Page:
Lloyd Dobyns, an award-winning NBC News correspondent who in the early 1980s was the co-anchor of the innovative television newscast “NBC News Overnight,” died on Sunday in Mebane, N.C., northwest of Raleigh. He was 85.
His son Kenneth said the cause was complications of a series of strokes.
Mr. Dobyns worked for NBC News in Europe, the Middle East and Asia, and won more than two dozen awards for reporting, writing and anchoring. He was probably best known for working with Linda Ellerbee on “NBC News Overnight,” the first of several late-night news programs begun by the broadcast networks in an attempt to compete with the 24-hour news coverage introduced in 1980 by CNN.
Lloyd Allen Dobyns Jr. was born on March 12, 1936, in Newport News, Va. After serving in the Army, he began his broadcasting career in 1957 as a reporter for WDBJ-TV in Roanoke, Va. Three years later, he became a news anchor at WAVY-TV, the NBC affiliate in Virginia’s Tidewater area. He later became the station's news director.
In 1969 he moved to New York, where he worked first as managing editor for news at WNEW-TV, then as part of the NBC News team. He was a foreign correspondent before returning to New York to anchor the TV newsmagazine “Weekend,” for which he won a Peabody Award in 1975.
Mr. Dobyns set the style for “Weekend” with a wry and witty style as both a writer and a reporter that was later complemented by the equally droll and irreverent Ms. Ellerbee. The two were teamed again in July 1982 for “NBC News Overnight,” which was seen from 1:30 to 2:30 a.m. weekdays and 2 to 3 a.m. Saturdays.
Reviewing “NBC News Overnight” for The New York Times in 1982, John J. O’Connor called it “one of the classier new acts in television news” and noted, “Both Mr. Dobyns and Miss Ellerbee take some pride in their writing abilities and, more than anything else, their collaborations in this area lend the program its appealing personality.”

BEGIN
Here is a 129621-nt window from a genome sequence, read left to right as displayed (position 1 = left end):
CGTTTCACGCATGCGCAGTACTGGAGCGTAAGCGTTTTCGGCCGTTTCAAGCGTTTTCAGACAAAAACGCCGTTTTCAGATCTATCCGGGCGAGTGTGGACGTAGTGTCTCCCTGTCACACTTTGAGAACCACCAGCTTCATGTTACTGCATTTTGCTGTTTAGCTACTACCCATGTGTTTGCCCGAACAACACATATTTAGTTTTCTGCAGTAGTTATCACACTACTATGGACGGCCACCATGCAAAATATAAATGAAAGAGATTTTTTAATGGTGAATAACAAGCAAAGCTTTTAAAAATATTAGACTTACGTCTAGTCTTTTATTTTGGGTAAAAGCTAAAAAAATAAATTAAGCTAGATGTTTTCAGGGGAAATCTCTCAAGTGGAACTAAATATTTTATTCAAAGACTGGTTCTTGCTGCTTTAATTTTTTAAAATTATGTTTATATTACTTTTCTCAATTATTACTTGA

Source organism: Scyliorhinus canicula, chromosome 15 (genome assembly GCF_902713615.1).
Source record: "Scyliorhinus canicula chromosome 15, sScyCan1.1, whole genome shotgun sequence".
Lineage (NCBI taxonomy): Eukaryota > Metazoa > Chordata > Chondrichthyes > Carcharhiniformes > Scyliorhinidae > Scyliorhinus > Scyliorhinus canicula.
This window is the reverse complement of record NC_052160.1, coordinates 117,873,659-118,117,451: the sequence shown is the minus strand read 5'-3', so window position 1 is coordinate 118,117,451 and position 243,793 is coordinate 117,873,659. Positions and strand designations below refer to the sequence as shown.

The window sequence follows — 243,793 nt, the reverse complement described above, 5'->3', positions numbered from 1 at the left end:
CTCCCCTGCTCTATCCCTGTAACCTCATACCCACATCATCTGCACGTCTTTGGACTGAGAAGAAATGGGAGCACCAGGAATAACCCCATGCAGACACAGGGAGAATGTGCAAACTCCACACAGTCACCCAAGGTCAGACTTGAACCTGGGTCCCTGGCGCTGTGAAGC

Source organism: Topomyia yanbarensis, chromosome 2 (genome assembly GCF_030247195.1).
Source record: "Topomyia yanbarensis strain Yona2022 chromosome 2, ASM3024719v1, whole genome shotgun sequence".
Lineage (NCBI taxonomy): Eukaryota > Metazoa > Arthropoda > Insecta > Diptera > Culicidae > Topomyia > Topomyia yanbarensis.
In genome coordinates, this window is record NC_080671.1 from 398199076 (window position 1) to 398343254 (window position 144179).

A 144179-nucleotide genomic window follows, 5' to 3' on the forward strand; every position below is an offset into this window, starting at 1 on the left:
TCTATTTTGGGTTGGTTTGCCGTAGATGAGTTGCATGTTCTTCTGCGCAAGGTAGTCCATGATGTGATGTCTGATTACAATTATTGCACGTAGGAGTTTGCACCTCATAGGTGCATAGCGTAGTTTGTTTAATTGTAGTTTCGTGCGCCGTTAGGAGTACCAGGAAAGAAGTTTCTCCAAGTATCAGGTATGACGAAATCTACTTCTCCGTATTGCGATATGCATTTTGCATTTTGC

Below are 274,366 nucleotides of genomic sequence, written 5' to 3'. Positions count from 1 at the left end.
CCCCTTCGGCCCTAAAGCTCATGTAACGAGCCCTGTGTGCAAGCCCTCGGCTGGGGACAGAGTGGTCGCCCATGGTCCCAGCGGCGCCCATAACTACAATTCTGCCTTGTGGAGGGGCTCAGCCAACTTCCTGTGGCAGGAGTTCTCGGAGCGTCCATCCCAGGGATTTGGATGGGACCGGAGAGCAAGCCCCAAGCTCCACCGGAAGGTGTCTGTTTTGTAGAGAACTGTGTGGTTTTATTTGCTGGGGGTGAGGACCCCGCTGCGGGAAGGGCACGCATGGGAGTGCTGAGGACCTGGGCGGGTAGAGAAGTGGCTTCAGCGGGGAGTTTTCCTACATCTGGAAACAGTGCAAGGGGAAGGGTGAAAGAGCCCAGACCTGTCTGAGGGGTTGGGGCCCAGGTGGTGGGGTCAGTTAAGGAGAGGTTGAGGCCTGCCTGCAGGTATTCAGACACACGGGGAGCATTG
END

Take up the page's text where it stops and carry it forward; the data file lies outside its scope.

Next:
But the program’s ratings were poor, and NBC canceled it in November 1983. “It was our finest hour of news and remains the model for an hour news product,” Reuven Frank, the president of NBC News, said at the time. “But merely being best is not enough when the cost is so much greater than the income.” (Mr. Dobyns had left by then to anchor the NBC newsmagazine “Monitor,” which also had a short life because of low ratings.)
In a statement, Ms. Ellerbee called Mr. Dobyns “a friend, teacher, troublemaker, and a world-class journalist.”
Mr. Dobyns retired from NBC in 1986 and later taught journalism at Jacksonville State University in Jacksonville, Ala.
In addition to his son Kenneth, he is survived by his wife, Patti; two daughters, Denise and Alison; and eight grandchildren. Another son, Brian, and a brother, Norman, died before him.
The New York Times contributed reporting.
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